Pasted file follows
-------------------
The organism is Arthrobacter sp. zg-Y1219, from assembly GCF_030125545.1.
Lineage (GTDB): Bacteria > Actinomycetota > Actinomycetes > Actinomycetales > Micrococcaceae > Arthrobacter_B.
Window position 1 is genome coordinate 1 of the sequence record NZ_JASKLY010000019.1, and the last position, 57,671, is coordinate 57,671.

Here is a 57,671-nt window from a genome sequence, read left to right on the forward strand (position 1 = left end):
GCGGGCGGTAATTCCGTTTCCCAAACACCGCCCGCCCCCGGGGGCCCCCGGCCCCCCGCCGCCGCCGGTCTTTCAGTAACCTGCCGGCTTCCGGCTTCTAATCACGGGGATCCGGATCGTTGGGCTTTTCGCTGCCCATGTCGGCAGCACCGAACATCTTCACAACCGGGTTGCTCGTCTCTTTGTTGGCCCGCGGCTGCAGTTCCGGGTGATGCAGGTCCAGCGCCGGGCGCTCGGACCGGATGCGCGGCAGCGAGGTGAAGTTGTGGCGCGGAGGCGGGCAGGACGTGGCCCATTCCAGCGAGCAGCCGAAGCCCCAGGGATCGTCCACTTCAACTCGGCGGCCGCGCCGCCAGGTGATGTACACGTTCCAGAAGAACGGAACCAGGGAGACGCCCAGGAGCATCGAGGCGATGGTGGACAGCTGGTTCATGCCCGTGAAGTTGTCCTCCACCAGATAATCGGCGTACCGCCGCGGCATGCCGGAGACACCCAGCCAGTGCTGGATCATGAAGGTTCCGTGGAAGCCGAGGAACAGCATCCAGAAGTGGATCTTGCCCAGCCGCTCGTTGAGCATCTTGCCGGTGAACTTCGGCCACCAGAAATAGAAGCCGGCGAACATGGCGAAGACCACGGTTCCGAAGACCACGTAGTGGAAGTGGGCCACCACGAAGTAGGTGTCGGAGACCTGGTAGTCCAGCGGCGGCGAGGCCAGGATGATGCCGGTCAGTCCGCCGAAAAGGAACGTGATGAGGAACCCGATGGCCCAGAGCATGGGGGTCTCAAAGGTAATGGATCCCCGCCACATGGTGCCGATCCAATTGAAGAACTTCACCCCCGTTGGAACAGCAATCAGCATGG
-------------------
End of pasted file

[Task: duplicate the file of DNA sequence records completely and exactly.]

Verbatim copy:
The organism is Arthrobacter sp. zg-Y1219, from assembly GCF_030125545.1.
Lineage (GTDB): Bacteria > Actinomycetota > Actinomycetes > Actinomycetales > Micrococcaceae > Arthrobacter_B.
Window position 1 is genome coordinate 1 of the sequence record NZ_JASKLY010000019.1, and the last position, 57,671, is coordinate 57,671.

Here is a 57,671-nt window from a genome sequence, read left to right on the forward strand (position 1 = left end):
GCGGGCGGTAATTCCGTTTCCCAAACACCGCCCGCCCCCGGGGGCCCCCGGCCCCCCGCCGCCGCCGGTCTTTCAGTAACCTGCCGGCTTCCGGCTTCTAATCACGGGGATCCGGATCGTTGGGCTTTTCGCTGCCCATGTCGGCAGCACCGAACATCTTCACAACCGGGTTGCTCGTCTCTTTGTTGGCCCGCGGCTGCAGTTCCGGGTGATGCAGGTCCAGCGCCGGGCGCTCGGACCGGATGCGCGGCAGCGAGGTGAAGTTGTGGCGCGGAGGCGGGCAGGACGTGGCCCATTCCAGCGAGCAGCCGAAGCCCCAGGGATCGTCCACTTCAACTCGGCGGCCGCGCCGCCAGGTGATGTACACGTTCCAGAAGAACGGAACCAGGGAGACGCCCAGGAGCATCGAGGCGATGGTGGACAGCTGGTTCATGCCCGTGAAGTTGTCCTCCACCAGATAATCGGCGTACCGCCGCGGCATGCCGGAGACACCCAGCCAGTGCTGGATCATGAAGGTTCCGTGGAAGCCGAGGAACAGCATCCAGAAGTGGATCTTGCCCAGCCGCTCGTTGAGCATCTTGCCGGTGAACTTCGGCCACCAGAAATAGAAGCCGGCGAACATGGCGAAGACCACGGTTCCGAAGACCACGTAGTGGAAGTGGGCCACCACGAAGTAGGTGTCGGAGACCTGGTAGTCCAGCGGCGGCGAGGCCAGGATGATGCCGGTCAGTCCGCCGAAAAGGAACGTGATGAGGAACCCGATGGCCCAGAGCATGGGGGTCTCAAAGGTAATGGATCCCCGCCACATGGTGCCGATCCAATTGAAGAACTTCACCCCCGTTGGAACAGCAATCAGCATGG